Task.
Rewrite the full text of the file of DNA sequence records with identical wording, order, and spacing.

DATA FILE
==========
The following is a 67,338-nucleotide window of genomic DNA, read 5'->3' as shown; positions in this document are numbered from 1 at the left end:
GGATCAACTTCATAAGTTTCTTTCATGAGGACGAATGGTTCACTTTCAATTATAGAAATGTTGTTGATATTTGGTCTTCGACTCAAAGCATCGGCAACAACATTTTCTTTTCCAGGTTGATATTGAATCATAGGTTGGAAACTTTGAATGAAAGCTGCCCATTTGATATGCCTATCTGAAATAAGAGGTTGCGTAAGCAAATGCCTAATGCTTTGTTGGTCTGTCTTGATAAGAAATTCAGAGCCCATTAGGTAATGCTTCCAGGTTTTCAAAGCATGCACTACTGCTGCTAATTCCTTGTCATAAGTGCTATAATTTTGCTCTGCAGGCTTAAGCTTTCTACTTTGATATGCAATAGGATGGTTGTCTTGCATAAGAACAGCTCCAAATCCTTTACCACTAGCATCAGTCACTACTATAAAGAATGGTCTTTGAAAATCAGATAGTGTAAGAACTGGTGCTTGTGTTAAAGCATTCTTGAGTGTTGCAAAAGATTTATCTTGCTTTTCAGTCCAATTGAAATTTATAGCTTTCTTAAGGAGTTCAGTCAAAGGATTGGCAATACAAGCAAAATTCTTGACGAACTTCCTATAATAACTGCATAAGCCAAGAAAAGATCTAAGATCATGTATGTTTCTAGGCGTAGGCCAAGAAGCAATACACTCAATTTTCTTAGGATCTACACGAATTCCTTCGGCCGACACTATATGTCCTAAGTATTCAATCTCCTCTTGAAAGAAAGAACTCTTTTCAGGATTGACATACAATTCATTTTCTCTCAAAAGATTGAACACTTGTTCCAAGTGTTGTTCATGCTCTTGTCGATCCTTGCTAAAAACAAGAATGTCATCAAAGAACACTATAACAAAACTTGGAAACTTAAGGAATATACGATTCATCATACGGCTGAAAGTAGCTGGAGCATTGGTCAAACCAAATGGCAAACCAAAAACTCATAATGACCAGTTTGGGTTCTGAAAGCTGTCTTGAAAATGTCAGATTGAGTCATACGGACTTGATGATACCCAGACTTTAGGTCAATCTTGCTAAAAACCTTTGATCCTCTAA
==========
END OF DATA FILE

The following is a 67,338-nucleotide window of genomic DNA, read 5'->3' as shown; positions in this document are numbered from 1 at the left end:
GGATCAACTTCATAAGTTTCTTTCATGAGGACGAATGGTTCACTTTCAATTATAGAAATGTTGTTGATATTTGGTCTTCGACTCAAAGCATCGGCAACAACATTTTCTTTTCCAGGTTGATATTGAATCATAGGTTGGAAACTTTGAATGAAAGCTGCCCATTTGATATGCCTATCTGAAATAAGAGGTTGCGTAAGCAAATGCCTAATGCTTTGTTGGTCTGTCTTGATAAGAAATTCAGAGCCCATTAGGTAATGCTTCCAGGTTTTCAAAGCATGCACTACTGCTGCTAATTCCTTGTCATAAGTGCTATAATTTTGCTCTGCAGGCTTAAGCTTTCTACTTTGATATGCAATAGGATGGTTGTCTTGCATAAGAACAGCTCCAAATCCTTTACCACTAGCATCAGTCACTACTATAAAGAATGGTCTTTGAAAATCAGATAGTGTAAGAACTGGTGCTTGTGTTAAAGCATTCTTGAGTGTTGCAAAAGATTTATCTTGCTTTTCAGTCCAATTGAAATTTATAGCTTTCTTAAGGAGTTCAGTCAAAGGATTGGCAATACAAGCAAAATTCTTGACGAACTTCCTATAATAACTGCATAAGCCAAGAAAAGATCTAAGATCATGTATGTTTCTAGGCGTAGGCCAAGAAGCAATACACTCAATTTTCTTAGGATCTACACGAATTCCTTCGGCCGACACTATATGTCCTAAGTATTCAATCTCCTCTTGAAAGAAAGAACTCTTTTCAGGATTGACATACAATTCATTTTCTCTCAAAAGATTGAACACTTGTTCCAAGTGTTGTTCATGCTCTTGTCGATCCTTGCTAAAAACAAGAATGTCATCAAAGAACACTATAACAAAACTTGGAAACTTAAGGAATATACGATTCATCATACGGCTGAAAGTAGCTGGAGCATTGGTCAAACCAAATGGCAAACCAAAAACTCATAATGACCAGTTTGGGTTCTGAAAGCTGTCTTGAAAATGTCAGATTGAGTCATACGGACTTGATGATACCCAGACTTTAGGTCAATCTTGCTAAAAACCTTTGATCCTCTAA